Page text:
Oh, he's not a him? Never heard of her or them either.
"This pilot fish gets a meeting invite from his boss's boss with no information about what it's about - just the name Skip Level.
And fish, who doesn't know anyone by that name and is busy with customer-related work, declines, saying, 'If you would find out from Skip Level what they want and then send the ask along to me, or just have Skip Level contact me directly, that would be great.'
Which prompts his boss's boss to send out some much-needed clarification to everyone in the department..." - ComputerWorld
You have to admit, this was better than finding out the hard way
"Sysadmin pilot fish is checking out encryption for his company's backups.
'We have a mainframe that runs our core system,' explains fish. 'Each night we back up to an on-site tape and then make a copy of the tape to go off-site. Couriers shuttle the tape back and forth between the sites each day.'
The obvious place to apply encryption is to those off-site tapes, so fish decides to create an encrypted copy of a tape to show how well the process works..." - ComputerWorld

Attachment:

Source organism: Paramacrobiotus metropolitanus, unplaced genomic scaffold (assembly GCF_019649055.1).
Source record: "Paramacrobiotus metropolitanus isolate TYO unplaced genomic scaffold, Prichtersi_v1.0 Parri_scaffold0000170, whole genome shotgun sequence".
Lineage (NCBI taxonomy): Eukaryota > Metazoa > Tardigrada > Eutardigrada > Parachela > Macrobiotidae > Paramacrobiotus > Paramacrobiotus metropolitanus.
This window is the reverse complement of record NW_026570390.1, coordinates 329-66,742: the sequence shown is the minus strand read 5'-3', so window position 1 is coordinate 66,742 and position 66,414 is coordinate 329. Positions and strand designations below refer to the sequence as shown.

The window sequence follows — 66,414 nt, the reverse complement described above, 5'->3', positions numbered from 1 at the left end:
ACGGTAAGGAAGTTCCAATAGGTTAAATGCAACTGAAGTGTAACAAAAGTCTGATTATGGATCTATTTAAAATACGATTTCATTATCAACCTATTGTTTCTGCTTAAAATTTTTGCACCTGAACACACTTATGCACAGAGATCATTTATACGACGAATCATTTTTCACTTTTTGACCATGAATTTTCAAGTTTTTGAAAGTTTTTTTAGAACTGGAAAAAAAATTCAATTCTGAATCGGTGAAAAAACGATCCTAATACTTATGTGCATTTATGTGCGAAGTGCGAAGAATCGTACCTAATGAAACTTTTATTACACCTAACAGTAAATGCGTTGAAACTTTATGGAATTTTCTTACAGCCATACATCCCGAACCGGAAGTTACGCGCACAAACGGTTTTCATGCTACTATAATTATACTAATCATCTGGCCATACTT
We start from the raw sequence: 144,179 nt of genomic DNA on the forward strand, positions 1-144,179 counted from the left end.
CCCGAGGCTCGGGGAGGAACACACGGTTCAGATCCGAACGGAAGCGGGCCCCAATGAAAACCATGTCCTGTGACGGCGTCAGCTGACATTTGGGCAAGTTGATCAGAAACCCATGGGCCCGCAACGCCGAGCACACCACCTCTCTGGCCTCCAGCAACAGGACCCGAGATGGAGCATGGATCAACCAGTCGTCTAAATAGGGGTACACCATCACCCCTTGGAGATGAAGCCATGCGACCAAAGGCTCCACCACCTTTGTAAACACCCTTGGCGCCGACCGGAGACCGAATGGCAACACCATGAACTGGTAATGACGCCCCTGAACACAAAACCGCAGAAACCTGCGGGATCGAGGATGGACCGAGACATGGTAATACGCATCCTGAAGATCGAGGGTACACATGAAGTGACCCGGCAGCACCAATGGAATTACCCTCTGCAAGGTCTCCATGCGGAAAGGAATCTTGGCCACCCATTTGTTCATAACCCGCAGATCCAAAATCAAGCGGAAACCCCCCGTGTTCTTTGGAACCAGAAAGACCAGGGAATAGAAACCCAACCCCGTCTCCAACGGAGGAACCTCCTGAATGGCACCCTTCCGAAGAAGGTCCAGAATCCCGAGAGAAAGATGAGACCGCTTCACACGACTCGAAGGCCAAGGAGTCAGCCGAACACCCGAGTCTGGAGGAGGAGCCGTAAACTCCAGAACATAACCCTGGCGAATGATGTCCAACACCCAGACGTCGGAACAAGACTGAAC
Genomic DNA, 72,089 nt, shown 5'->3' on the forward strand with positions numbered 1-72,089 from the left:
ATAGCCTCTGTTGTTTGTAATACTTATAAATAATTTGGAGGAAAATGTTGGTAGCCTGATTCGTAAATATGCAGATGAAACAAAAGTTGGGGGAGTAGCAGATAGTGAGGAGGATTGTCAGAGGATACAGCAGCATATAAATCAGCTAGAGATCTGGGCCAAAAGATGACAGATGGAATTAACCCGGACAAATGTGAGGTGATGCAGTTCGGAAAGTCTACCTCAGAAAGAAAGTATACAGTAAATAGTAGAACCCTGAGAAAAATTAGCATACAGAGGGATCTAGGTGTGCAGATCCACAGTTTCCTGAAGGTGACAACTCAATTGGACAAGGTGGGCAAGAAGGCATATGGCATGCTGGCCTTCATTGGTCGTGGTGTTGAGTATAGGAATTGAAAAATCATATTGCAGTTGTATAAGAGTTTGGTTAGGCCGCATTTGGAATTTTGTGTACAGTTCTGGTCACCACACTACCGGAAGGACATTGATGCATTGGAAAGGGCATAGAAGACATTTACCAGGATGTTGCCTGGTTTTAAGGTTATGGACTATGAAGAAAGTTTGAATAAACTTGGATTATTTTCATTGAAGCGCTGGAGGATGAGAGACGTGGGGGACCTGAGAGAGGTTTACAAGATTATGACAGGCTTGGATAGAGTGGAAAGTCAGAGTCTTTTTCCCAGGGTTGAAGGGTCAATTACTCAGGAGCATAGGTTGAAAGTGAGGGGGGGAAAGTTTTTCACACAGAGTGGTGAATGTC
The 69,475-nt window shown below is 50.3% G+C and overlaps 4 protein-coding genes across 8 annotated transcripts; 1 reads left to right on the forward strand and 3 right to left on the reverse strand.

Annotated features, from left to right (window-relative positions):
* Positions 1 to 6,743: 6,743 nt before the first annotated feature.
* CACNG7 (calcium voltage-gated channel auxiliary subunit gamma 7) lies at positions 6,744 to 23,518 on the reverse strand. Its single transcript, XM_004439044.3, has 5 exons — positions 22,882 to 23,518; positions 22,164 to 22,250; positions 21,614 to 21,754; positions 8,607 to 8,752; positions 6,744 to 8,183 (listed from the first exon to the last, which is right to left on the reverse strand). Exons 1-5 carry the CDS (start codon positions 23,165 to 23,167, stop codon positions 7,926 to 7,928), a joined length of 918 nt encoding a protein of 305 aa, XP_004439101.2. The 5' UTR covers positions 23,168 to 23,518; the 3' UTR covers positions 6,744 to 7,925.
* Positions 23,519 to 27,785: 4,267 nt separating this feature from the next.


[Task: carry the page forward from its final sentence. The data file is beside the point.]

Probably a big chunk of a tree.
"It's the 1980s, and this pilot fish works in an accounting department, where he responds to company order to find ways to lower costs by submitting a request to stop printing six useless inventory reports. 'We always immediately tossed them into recycling, and it would save about 1,000 pages per month,' says fish.
The response comes back from IT: 'The inventory system is so poorly documented that it would cost more to shut down the print run than we could save.'
Request denied..." - ComputerWorld
Because IT doesn't know beans about counting beans
"This pilot fish at a catalog retailer doubles as Mac technical support guy and advertising project manager. 'The company had been bought out several years earlier, and most of the decisions were now being made by accountants a few hundred miles away,' he says.
One of those decisions is to extend the original three-year lease on first-generation Apple Power Mac G5s by several years. But, fish notes, these are heavy-use machines and are starting to break down..." - ComputerWorld
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